And in the exchange he quotes, there is no pushback against Trump’s comments. Yet once again, it’s not so much what Wemple says, it’s what he doesn’t say:
EARHARDT: He pointed to the media up there. He said all those guys, basically on the platform or in the rafters, and the whole crowd, this huge crowd turns around, they look at the media, and they go “Boo!” And one guy in particular was pointing—
DOOCY: They had an anti-CNN chant going for a while.
EARHARDT: He called out specific networks too.
BRIAN KILMEADE: It doesn’t make me comfortable, to be honest. I don’t feel comfortable with 15,000 people turning around, screaming at me. You know, you could have another President, another leader pointing at you. How would you feel if you had to leave that arena then?
Is this outraged alarmism a la Don Lemon or Morning Joe? Hardly. But then, neither was it the slavish “state-run media propaganda” that Wemple was selling. So, it ends up on the cutting room floor. In the best tradition of Media Matters and the other mash-up specialists whose expertise is cherry-picking of the most selective, disingenuous kind.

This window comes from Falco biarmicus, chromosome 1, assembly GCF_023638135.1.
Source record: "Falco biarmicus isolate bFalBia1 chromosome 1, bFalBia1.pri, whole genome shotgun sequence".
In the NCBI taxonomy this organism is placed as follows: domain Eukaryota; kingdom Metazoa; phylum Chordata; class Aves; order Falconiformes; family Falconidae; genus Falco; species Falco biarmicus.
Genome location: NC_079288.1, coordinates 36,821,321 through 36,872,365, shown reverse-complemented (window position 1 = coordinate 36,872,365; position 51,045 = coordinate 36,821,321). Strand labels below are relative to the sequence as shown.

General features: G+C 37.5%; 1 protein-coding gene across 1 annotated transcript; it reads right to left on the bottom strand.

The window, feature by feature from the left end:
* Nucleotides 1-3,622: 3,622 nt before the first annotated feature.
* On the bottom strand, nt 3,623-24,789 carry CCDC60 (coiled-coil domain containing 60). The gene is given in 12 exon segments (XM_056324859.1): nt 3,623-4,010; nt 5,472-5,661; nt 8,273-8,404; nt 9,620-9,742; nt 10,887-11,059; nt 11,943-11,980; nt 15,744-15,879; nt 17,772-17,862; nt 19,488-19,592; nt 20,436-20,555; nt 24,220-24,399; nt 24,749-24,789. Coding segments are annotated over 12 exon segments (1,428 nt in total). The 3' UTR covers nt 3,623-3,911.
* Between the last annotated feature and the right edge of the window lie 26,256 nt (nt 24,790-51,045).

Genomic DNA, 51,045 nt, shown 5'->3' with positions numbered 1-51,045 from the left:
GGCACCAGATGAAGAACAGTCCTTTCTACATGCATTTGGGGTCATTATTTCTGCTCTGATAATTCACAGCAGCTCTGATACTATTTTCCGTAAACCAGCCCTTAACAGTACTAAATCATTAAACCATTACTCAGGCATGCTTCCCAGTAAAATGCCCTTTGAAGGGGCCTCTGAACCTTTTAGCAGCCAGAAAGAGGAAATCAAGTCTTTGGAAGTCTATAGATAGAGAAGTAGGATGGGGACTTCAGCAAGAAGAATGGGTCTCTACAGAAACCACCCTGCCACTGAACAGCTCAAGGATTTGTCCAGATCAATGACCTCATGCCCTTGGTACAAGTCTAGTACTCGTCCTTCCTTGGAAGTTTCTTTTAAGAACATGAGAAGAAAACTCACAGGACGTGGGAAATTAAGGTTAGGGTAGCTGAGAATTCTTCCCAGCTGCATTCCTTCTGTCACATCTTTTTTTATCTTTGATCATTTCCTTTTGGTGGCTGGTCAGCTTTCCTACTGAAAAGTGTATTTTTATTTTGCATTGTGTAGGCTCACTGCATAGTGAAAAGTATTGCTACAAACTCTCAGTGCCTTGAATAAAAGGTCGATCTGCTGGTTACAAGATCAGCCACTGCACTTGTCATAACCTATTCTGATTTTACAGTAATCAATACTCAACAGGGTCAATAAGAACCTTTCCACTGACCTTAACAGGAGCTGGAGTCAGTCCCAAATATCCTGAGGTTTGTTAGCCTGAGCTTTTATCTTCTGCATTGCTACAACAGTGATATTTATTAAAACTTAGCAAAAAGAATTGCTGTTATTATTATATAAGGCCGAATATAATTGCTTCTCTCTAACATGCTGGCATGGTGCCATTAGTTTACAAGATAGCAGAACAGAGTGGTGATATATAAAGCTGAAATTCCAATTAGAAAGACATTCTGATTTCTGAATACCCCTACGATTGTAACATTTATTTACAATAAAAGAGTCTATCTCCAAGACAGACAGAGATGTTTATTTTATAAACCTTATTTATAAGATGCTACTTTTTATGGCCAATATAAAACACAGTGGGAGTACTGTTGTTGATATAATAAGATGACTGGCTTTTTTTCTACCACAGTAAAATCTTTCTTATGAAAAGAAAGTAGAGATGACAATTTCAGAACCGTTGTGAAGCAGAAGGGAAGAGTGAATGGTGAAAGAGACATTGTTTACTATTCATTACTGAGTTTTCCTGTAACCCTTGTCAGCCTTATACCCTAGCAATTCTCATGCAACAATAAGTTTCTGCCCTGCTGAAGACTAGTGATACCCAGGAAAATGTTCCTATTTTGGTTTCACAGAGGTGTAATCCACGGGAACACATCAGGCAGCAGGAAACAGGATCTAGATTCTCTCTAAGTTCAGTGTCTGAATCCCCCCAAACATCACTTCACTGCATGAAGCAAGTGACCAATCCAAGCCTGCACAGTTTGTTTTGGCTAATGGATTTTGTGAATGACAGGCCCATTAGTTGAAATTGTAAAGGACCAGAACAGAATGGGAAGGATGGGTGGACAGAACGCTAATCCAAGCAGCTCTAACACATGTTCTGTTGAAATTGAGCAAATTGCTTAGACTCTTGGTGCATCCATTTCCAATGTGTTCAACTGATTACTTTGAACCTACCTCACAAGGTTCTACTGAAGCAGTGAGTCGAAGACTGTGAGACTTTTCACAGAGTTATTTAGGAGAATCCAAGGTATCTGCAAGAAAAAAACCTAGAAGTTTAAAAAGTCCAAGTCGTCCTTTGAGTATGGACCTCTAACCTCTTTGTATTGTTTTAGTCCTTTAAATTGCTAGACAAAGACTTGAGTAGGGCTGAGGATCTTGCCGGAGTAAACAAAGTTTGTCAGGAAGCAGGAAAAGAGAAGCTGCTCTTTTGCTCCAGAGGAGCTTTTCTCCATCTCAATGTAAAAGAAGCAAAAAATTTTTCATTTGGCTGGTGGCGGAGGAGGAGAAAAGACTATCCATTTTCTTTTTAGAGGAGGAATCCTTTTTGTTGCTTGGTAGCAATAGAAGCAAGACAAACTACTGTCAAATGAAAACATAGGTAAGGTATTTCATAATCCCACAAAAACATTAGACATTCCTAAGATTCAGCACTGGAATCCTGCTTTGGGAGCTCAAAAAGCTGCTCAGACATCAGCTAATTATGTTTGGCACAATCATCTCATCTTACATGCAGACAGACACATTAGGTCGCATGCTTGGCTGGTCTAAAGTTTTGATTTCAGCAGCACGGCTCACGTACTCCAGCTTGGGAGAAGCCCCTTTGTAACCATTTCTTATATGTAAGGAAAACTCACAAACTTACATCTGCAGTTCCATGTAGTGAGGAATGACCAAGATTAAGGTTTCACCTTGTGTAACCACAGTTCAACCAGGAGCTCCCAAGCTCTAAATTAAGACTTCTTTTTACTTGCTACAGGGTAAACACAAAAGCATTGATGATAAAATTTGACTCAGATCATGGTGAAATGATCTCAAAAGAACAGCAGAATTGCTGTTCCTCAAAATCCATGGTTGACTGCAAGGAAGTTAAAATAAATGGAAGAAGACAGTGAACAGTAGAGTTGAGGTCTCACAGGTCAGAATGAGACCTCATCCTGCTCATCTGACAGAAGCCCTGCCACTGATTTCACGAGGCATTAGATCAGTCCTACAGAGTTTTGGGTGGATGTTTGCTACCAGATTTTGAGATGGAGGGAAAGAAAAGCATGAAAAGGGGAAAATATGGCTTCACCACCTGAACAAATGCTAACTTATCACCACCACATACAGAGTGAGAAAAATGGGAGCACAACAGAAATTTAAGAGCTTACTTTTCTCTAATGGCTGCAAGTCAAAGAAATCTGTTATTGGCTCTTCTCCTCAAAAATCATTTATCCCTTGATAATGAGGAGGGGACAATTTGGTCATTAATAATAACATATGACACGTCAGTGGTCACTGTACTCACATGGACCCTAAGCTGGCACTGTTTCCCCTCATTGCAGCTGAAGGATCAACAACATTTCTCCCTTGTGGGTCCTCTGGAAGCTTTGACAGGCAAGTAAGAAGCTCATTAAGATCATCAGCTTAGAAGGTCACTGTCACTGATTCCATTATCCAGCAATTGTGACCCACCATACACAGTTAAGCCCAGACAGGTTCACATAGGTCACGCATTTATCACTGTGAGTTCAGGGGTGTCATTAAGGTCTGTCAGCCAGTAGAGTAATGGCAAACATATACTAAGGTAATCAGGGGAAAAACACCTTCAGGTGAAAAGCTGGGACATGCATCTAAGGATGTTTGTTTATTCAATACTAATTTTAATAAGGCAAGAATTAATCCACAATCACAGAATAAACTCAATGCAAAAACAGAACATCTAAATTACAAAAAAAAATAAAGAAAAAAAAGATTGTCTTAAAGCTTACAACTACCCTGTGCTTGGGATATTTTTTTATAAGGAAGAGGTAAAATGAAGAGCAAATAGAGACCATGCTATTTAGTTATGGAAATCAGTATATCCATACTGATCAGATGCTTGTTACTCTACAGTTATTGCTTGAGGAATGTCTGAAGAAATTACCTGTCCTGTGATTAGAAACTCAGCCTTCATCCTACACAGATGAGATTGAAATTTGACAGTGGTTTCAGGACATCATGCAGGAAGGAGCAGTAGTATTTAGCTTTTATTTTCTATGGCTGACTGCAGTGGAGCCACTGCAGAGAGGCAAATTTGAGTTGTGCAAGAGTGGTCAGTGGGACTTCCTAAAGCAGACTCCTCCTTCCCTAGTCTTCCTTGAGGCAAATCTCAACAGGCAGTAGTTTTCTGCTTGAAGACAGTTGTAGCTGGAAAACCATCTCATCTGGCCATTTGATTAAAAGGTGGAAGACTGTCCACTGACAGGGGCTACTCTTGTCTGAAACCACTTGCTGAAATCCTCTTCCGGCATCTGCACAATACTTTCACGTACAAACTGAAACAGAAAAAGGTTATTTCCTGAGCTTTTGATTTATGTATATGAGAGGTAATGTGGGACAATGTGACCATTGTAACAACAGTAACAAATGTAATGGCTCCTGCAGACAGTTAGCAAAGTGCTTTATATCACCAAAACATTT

It’s like that fellow Tom Kennedy said: It’s not what you say that counts, it’s what you don’t say. And with Wemple what he doesn’t say tells us an awful lot.
The Cable Gamer is somewhat sensitive about “dumb blonde” stereotypes. But she really gets hacked off when they come from an ignorant partisan without a glimmer of a clue what she’s talking about. An apt description for Hadley Freeman, a writer for the lefty Brit “news” site The Guardian. Her article is titled:
Why do all the women on Fox News look and dress alike? Republicans prefer blondes.
That’s nonsensical on its face, and underneath appears a graphic showing three blondes: Kellyanne Conway, Ann Coulter and Ivanka Trump. The alert reader may have noticed that none of these women work for Fox News (in fact Ann Coulter was an employee of MSNBC). But Ms. Freeman isn’t picky about such things as accuracy, and plows ahead with enraptured descriptions of “left wing media women” like Andrea Mitchell who looks like “all the Golden Girls at once.” Then comes the good stuff…the attack on Fox News:
But then we turn to rightwing women. Kellyanne Conway, Scottie Nell Hughes, Tomi Lahren, Ann Coulter, Laura Ingraham, Ivanka Trump, and pretty much every single woman on Fox News: a uniform vision of girlishly long bottle-blond hair.